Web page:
CPSC Confirms Another Death from Toppled Ikea Dressers. The Consumer Product Safety Commission (CPSC) has issued a report confirming that another child died due to an Ikea dresser that tipped over onto the child. The death, which occurred in 2011, is the seventh linked to the recalled dresser. The tragic incident involved a 2-year-old boy in Woodbridge, Virginia. He was killed when the three-drawer dresser from Ikea’s Malm line tipped over.
The Malm line of low-cost Ikea dressers, which has been popular since they were released in 2002, has been associated with three other deaths. In 2014, a 2-year-old boy died due to a tipped Malm dresser.
News of the seventh death prompted the CPSC to once again warn of dangers associated with the recalled dressers. “Consumers should immediately stop using any recalled chest and dresser that is not properly anchored to the wall and place it into an area that children cannot access,” CPSC said.
Parker Waichman LLP has long been dedicated to consumer advocacy. The firm has decades of experience representing clients in personal injury lawsuits involving defective and dangerous products.
Ikea Recalls 29 Million Dressers, Including Popular Malm Line
Ikea recalled 29 million dressers in June. At the time, the company and the CPSC said the dressers were associated with six deaths and dozens of injuries. Specifically, the dressers can lead to injury or death if they are not anchored to the wall. CPSC chairman called the recalled Ikea dressers “simply too dangerous”. He said consumers should either remove them from their homes or secure them to the walls to prevent them from toppling over.
In its June recall notice, Ikea states “The recalled chests and dressers are unstable if they are not properly anchored to the wall, posing a tip-over and entrapment hazard that can result in death or injuries to children.” According to CPSC, some 8 million Malm dressers and another 21 million children’s and adult’s chests and dressers are affected by the recall. The recall affected 6.6 million chests in Canada.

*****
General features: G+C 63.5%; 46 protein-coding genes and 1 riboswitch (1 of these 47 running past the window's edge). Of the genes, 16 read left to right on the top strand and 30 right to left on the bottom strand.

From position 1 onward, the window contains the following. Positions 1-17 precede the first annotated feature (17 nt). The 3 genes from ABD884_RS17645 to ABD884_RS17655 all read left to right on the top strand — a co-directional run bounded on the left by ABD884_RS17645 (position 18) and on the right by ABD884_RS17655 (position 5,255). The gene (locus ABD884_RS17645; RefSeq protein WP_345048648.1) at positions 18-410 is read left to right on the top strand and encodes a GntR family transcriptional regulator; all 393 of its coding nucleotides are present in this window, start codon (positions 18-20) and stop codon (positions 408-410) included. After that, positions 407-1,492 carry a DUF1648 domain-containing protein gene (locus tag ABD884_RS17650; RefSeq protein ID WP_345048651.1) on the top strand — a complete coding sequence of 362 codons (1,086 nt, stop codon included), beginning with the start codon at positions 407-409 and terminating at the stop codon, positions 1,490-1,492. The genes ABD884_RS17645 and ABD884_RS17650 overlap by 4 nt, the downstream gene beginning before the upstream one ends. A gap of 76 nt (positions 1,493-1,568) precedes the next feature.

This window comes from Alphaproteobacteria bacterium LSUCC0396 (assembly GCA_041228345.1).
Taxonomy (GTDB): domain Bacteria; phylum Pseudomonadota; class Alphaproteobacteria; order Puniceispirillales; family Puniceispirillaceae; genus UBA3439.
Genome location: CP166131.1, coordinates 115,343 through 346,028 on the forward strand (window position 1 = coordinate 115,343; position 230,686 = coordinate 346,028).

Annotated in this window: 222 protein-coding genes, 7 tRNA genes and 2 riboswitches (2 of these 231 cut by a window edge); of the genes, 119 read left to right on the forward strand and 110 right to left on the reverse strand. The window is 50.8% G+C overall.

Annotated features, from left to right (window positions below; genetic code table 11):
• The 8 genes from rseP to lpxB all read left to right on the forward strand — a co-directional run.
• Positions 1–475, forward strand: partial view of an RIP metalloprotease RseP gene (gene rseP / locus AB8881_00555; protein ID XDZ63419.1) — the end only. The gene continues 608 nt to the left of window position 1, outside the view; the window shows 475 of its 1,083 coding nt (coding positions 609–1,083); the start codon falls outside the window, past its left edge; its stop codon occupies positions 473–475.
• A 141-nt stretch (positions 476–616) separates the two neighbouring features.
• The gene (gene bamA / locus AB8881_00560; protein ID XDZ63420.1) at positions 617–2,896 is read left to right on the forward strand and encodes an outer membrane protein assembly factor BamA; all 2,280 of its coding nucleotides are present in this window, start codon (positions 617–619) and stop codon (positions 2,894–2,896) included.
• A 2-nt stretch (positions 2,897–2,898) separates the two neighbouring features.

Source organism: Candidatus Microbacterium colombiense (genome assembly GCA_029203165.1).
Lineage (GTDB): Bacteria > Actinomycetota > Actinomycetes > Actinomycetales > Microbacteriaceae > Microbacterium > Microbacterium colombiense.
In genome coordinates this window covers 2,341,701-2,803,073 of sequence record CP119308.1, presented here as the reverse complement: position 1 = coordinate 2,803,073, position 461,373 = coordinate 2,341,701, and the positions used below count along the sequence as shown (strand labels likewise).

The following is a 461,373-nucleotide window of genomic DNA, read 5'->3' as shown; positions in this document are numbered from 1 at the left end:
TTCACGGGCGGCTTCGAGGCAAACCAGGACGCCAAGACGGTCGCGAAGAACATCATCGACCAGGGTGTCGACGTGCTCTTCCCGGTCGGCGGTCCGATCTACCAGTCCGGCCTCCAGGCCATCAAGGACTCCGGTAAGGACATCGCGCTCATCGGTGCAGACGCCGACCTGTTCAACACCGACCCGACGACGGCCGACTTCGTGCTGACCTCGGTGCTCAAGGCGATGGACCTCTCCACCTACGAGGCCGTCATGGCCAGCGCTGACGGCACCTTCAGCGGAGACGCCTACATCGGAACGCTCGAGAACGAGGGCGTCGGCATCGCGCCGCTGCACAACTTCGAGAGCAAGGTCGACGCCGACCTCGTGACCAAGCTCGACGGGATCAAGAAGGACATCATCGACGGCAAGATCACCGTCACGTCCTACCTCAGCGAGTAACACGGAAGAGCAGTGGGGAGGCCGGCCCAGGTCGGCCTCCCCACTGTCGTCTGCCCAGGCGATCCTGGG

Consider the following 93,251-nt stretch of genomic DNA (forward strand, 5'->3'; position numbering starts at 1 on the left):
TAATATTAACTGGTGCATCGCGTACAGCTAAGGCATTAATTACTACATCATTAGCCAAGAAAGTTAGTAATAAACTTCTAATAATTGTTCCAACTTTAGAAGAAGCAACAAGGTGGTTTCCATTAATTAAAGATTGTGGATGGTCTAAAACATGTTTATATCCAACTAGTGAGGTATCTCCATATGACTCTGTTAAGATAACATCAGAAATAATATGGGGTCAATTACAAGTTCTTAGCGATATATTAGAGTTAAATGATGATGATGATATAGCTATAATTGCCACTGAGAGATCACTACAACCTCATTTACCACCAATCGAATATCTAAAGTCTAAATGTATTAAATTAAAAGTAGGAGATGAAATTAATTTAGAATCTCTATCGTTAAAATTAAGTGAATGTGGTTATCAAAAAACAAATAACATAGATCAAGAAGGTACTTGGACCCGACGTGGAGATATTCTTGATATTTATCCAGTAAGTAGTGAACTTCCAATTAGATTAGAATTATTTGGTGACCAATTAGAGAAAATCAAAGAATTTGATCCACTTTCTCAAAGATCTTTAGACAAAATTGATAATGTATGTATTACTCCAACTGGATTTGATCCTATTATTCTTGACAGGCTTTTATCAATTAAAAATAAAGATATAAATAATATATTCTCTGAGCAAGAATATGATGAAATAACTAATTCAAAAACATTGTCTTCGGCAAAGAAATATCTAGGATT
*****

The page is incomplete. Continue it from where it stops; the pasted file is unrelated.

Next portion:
The CPSC states, “Consumers should immediately stop using any recalled chest and dresser that is not properly anchored to the wall and place it into an area that children cannot access.”
Two toddlers died due to tipped-over Ikea dressers in 2014. In response to these Ikea dresser deaths, the Swedish furniture company launched a repair program in July 2015. The program offered consumers a free wall-anchoring kit for chests and dressers to be secured to the wall.
Other fatalities from Ikea dressers include a 20-month-old girl in 1989, a 2½ year-old boy in 2002 and a 3-year-old girl in 2007. Deaths involved the GUTE 4-drawer chest, the RAKKE 5-drawer chest and the KURS 3-drawer chest.
In February 2016, a 22-month old boy in Minnesota was killed when a six-drawer Malm dresser fell on top of him. The deaths involved Ikea dressers that were not anchored to the wall, Law 360 reports. In addition to the fatalities, Ikea received 41 reports of Malm dressers tipping over. The CPSC reported 17 injuries to children, who ranged in age from 19 months to 10 years.
Ikea says the recalled chests and dressers “do not meet the performance requirements of the U.S. voluntary industry standard,”
A wrongful death lawsuit was filed by the parents of a toddler who died due to a tipped Ikea dresser. The suit, filed in Philadelphia, alleges that Ikea knowingly sold unstable dressers. According to the lawsuit, Ikea dressers allegedly do not comply with furniture industry safety standards for stability. The complaint states that in June 2014, a 3-drawer Malm tipped over and pinned the toddler. His father removed the dresser and his mother performed CPR before the boy was taken to the hospital. After four days of ventilation, he was taken off life support. The suit seeks compensatory and punitive damages for medical expenses, funeral expenses, their son’s pain and suffering, and the family’s emotional distress.
This is the second lawsuit of its kind to be filed over recalled Ikea dressers. Another lawsuit was filed on behalf of a mother whose 2-year-old son died; he became pinned under a toppled Ikea dresser in 2014.
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